Masechet Tamid discusses the daily activity in the Beit HaMikdash. We learn that the first job that was determined by lottery was the terumat ha'deshen, which involved removing some ash from major fire on the mizbeach.
Despite perhaps appearing mundane, we learnt in masechet Yoma that a lottery was needed due the dangerous consequences when it was left to heated competition. Why were the kohanim so passionate about this apparently mundane task?
The question is further strengthened considering how the Torah describes this mitzvah. The Torah introduces the mitzvah with the term "tzav". Rashi explains that the language of tzav is understood as being one of encouragement. R' Shimon adds that situations of chisaron kis (expense) especially require encouragement. Two questions arise from Rashi. One is that there appeared to be a disincentive in performing the mitzvah. This would be at odds with the enthusiasm described in our Mishayot. The second is what was the expense or loss incurred in performing the mitzvah.
The Chatam Sofer directs our attention to a later Mishnah that discussed the third lottery that decided which kohen would offer the ketoret (incense). The Mishnah explains that only kohanim that had never performed the task could take part in the lottery. The reason was that the performance brought with it the promise of wealth and prosperity. The Chatam Sofer explains that whoever won the first lottery, whoever perform terumat ha'deshen, would not be able to be part of any other lottery that day. Consequently the "loss" incurred by one that would perform the terumat ha'deshen was the inability to have a chance at offering the ketoret.
Let us however return to the first question -- how do we understand the excitement of performing terumat ha'deshen?
The Chatam Sofer explains that it is natural for anything that is performed daily to become routine and dull. It is for this reason that the Torah instructs one to tell the story of yetziyat miztrayim on the night of Pesach only and not from Rosh Chodesh two weeks prior to Pesach. That advice however is for children. For us, the expectation is different. We exclaim on a daily basis, "How fortunate are we... that we arise early and stay up late and recite Shema twice a day." He explains that the intention of the proclamation is that we a very fortunate that despite reciting Shema twice daily, we do so with "ve'ahavta" with a sense of love as if it was our first time performing the mitzvah.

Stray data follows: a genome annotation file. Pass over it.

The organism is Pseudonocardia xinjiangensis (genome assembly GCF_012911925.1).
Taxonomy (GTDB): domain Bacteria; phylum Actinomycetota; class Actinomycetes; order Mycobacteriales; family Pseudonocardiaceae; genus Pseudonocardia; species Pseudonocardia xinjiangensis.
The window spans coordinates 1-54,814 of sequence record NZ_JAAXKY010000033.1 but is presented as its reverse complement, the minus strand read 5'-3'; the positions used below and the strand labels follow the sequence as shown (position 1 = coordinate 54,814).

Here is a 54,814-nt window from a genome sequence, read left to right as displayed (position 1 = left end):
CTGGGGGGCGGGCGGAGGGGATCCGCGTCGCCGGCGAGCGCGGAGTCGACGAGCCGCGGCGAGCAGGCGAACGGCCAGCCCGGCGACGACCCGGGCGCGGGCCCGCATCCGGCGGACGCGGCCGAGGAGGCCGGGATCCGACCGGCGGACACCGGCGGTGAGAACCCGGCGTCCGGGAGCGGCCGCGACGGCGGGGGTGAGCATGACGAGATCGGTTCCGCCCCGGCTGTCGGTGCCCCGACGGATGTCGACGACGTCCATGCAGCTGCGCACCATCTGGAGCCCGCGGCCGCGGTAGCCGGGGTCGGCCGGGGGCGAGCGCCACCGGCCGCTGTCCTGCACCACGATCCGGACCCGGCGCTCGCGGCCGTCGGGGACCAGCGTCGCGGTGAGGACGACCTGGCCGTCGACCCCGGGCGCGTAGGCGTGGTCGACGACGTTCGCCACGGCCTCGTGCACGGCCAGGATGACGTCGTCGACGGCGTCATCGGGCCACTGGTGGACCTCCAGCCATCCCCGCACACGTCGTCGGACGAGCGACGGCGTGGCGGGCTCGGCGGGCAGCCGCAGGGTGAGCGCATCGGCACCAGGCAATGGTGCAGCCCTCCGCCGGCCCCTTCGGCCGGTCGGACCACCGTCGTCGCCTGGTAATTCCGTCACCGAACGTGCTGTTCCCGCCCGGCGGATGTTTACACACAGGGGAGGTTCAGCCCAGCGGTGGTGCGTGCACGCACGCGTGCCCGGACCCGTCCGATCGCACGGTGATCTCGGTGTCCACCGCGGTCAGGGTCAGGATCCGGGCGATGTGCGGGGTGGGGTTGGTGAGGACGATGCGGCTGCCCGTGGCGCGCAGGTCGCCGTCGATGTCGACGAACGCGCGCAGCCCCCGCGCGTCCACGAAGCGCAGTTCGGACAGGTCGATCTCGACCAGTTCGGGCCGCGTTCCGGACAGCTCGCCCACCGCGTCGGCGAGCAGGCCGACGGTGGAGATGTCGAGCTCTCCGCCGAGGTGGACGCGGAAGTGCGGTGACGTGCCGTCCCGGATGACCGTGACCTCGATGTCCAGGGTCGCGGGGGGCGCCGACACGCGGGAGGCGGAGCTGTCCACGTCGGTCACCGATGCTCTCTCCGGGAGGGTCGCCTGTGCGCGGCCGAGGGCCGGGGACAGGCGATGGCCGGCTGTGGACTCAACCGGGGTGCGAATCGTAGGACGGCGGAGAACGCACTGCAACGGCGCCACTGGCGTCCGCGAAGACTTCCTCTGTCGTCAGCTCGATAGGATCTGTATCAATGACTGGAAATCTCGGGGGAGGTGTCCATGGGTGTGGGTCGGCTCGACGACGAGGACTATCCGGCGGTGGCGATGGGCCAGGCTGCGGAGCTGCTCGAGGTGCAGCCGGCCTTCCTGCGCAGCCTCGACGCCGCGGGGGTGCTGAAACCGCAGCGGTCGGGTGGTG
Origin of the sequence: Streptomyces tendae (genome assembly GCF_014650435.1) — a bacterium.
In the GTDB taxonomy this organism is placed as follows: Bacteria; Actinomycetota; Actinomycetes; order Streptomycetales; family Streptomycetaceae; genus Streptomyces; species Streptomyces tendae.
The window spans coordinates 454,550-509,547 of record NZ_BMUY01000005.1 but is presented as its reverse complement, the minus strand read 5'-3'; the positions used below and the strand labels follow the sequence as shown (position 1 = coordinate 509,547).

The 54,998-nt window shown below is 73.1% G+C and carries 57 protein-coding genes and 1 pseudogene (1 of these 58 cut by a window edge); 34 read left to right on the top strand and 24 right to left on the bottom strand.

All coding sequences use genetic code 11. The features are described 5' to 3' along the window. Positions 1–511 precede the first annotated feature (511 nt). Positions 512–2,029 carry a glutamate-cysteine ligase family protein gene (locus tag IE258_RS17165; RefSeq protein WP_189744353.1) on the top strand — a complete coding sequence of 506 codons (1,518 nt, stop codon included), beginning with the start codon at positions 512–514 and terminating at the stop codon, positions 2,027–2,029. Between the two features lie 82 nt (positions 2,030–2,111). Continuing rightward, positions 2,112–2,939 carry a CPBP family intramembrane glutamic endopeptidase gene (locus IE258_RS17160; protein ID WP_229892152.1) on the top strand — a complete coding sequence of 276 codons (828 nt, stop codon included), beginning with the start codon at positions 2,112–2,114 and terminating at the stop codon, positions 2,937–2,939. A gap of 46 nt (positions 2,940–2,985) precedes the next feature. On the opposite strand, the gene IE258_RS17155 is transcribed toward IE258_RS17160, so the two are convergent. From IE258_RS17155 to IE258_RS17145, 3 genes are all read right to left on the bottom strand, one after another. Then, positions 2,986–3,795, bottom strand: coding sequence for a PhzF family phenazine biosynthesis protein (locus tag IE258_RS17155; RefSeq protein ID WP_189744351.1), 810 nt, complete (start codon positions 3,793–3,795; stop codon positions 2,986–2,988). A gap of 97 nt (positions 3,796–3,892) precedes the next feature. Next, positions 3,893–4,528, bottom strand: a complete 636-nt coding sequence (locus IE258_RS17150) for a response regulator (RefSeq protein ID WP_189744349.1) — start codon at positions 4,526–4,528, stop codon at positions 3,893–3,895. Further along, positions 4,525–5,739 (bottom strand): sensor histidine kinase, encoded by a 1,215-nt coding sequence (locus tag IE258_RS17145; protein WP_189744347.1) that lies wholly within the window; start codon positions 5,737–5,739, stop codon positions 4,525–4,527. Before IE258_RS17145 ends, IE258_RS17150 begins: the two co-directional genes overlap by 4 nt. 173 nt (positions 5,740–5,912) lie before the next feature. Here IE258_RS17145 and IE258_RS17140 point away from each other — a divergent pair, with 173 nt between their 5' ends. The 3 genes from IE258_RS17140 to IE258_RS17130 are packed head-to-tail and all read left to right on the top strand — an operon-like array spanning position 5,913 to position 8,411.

The Chatam Sofer then turns his attention to the kohanim with a different reading of the pesukim that describe terumat ha'deshen. When the Torah introduces terumat ha'deshen explaining that "the fire of the Alter should remain aflame on it (bo)" the Chatam Sofer understands that bo refers to kohen and not the mizbeach. This refers to the kohen who acts with humility for his Creator and is willing to simply takes out the ashes as instructed. It is in that kohen that a heavenly fire burns and cannot be extinguished. The Torah adds that "the kohen shall kindle wood upon it every morning". The Chatam Sofer understands that this is referring to the kohen again. Despite the daily routine, more fuel is added to the fire that burns inside him.
We find that our original question is not a question at all. Honour or wealth are no more of a motivation for the humble kohan bursting with love for Hashem, than the simple tzav -- call from Hashem to fulfill his Will.
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